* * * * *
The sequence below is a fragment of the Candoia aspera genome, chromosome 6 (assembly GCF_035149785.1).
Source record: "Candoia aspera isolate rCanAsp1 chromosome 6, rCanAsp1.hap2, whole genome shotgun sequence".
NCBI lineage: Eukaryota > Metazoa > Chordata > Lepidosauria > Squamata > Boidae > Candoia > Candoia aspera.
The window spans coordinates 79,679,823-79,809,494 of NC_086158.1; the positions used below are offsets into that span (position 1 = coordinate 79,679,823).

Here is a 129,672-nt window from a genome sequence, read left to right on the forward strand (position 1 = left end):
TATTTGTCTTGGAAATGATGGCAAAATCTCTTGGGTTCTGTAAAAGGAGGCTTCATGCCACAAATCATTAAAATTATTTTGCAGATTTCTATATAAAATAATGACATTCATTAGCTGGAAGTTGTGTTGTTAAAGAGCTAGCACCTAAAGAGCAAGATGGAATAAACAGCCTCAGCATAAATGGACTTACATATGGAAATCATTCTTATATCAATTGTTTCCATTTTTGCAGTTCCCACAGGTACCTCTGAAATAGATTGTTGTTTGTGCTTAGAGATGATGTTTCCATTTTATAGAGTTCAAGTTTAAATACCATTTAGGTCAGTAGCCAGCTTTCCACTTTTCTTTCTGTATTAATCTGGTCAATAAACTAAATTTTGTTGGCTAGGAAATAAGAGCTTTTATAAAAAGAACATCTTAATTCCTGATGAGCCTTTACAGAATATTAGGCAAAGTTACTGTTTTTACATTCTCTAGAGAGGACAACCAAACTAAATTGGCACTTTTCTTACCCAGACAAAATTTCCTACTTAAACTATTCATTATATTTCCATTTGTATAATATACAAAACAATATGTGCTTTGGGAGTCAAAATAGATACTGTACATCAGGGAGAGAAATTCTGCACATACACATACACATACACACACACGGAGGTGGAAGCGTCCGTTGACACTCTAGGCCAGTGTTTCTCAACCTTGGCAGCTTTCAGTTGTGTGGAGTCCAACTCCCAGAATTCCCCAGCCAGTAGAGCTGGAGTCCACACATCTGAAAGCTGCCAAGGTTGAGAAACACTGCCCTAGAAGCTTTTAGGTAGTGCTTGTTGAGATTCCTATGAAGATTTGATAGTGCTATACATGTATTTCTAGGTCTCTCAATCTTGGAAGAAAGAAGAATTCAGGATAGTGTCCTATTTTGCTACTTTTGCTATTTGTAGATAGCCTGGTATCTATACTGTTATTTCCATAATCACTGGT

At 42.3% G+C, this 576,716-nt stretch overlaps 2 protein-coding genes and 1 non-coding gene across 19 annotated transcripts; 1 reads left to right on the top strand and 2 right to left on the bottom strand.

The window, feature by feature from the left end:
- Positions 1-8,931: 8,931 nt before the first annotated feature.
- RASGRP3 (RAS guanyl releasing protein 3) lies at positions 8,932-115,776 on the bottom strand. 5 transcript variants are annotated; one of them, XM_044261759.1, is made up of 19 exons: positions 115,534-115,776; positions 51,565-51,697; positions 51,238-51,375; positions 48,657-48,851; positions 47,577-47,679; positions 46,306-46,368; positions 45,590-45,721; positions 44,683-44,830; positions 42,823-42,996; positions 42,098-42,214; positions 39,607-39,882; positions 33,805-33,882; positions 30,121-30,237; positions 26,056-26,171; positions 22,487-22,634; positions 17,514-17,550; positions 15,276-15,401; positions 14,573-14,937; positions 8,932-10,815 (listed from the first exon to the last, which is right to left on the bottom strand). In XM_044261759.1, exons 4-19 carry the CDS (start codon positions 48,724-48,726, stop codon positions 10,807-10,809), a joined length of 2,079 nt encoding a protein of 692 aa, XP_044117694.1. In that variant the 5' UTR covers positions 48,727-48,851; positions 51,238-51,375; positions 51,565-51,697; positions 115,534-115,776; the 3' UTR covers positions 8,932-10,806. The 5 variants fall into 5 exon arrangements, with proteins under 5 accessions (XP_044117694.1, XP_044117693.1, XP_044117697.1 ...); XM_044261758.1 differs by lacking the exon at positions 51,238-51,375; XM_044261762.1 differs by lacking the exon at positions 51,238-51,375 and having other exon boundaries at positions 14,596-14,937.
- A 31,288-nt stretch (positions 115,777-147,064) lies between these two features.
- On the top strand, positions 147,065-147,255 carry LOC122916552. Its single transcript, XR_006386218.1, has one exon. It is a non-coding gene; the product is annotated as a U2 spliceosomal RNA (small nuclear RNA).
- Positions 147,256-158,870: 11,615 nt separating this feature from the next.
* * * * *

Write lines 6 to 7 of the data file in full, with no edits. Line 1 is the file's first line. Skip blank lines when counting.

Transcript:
TATTTGTCTTGGAAATGATGGCAAAATCTCTTGGGTTCTGTAAAAGGAGGCTTCATGCCACAAATCATTAAAATTATTTTGCAGATTTCTATATAAAATAATGACATTCATTAGCTGGAAGTTGTGTTGTTAAAGAGCTAGCACCTAAAGAGCAAGATGGAATAAACAGCCTCAGCATAAATGGACTTACATATGGAAATCATTCTTATATCAATTGTTTCCATTTTTGCAGTTCCCACAGGTACCTCTGAAATAGATTGTTGTTTGTGCTTAGAGATGATGTTTCCATTTTATAGAGTTCAAGTTTAAATACCATTTAGGTCAGTAGCCAGCTTTCCACTTTTCTTTCTGTATTAATCTGGTCAATAAACTAAATTTTGTTGGCTAGGAAATAAGAGCTTTTATAAAAAGAACATCTTAATTCCTGATGAGCCTTTACAGAATATTAGGCAAAGTTACTGTTTTTACATTCTCTAGAGAGGACAACCAAACTAAATTGGCACTTTTCTTACCCAGACAAAATTTCCTACTTAAACTATTCATTATATTTCCATTTGTATAATATACAAAACAATATGTGCTTTGGGAGTCAAAATAGATACTGTACATCAGGGAGAGAAATTCTGCACATACACATACACATACACACACACGGAGGTGGAAGCGTCCGTTGACACTCTAGGCCAGTGTTTCTCAACCTTGGCAGCTTTCAGTTGTGTGGAGTCCAACTCCCAGAATTCCCCAGCCAGTAGAGCTGGAGTCCACACATCTGAAAGCTGCCAAGGTTGAGAAACACTGCCCTAGAAGCTTTTAGGTAGTGCTTGTTGAGATTCCTATGAAGATTTGATAGTGCTATACATGTATTTCTAGGTCTCTCAATCTTGGAAGAAAGAAGAATTCAGGATAGTGTCCTATTTTGCTACTTTTGCTATTTGTAGATAGCCTGGTATCTATACTGTTATTTCCATAATCACTGGT

At 42.3% G+C, this 576,716-nt stretch overlaps 2 protein-coding genes and 1 non-coding gene across 19 annotated transcripts; 1 reads left to right on the top strand and 2 right to left on the bottom strand.